I love that question.

“What is saving your life these days?”

Take a moment to think about that. Because when you can answer, you’ll know where your strength lies.

For me, simple things save my life on a regular basis. This past week, I received a package in the mail. A large package. In it, I found, to my great joy, a book. And not just any book. It was my Oxford edition of The Works of George Herbert, edited by F.E. Hutchinson, copyright 1941. This, of course, is the definitive modern edition of Herbert’s work and for many, many years, it was my prized possession. When I say my prized possession, I mean it was a book that I literally clung to. It went with me on every trip. It was always there near by bedside. I had read it through—yes, even the Latin poetry of Hebert—several times over. It was as familiar to me as the back of my hand.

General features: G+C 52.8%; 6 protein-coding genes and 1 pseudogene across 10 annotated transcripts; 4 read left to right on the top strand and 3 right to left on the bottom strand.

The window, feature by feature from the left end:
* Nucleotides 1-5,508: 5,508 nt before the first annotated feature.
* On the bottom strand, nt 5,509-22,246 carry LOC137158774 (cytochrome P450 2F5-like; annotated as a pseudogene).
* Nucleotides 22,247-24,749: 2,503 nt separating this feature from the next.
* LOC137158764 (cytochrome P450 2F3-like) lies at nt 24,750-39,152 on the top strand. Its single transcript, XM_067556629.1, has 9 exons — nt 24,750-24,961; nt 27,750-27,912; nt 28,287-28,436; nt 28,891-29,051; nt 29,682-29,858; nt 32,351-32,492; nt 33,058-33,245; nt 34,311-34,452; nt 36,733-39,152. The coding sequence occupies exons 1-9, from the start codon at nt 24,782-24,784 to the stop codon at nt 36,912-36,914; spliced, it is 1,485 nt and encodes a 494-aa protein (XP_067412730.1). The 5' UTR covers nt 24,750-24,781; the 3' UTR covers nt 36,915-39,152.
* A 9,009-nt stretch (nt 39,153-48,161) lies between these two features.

Well, I very stupidly lent it to a friend many years ago (I thought I was only lending it for a day or two, and even doing that was difficult) and my friend, while moving, lost the book. I mourned for that book when it was lost.

Well, last week, this friend of mine was unpacking a box of books and found my edition of Herbert and sent it to me. It was like manna from heaven to receive it on Monday. It came into otherwise somewhat personally tumultuous day. And as I was reading through that familiar book, with its familiar smells and its familiar fonts, I realized: oh, yes, this will keep me going for a long time.

The next day, after my somewhat difficult day on Monday, I was finding solace in my newly recovered Herbert and I came upon this line from the poem, “The Flower”:

“O my onely light,
It cannot be
That I am he
On whom thy tempests fell all night.”

That spoke to me in way it never had before and I realized, yes, this is what will keep me afloat for a while.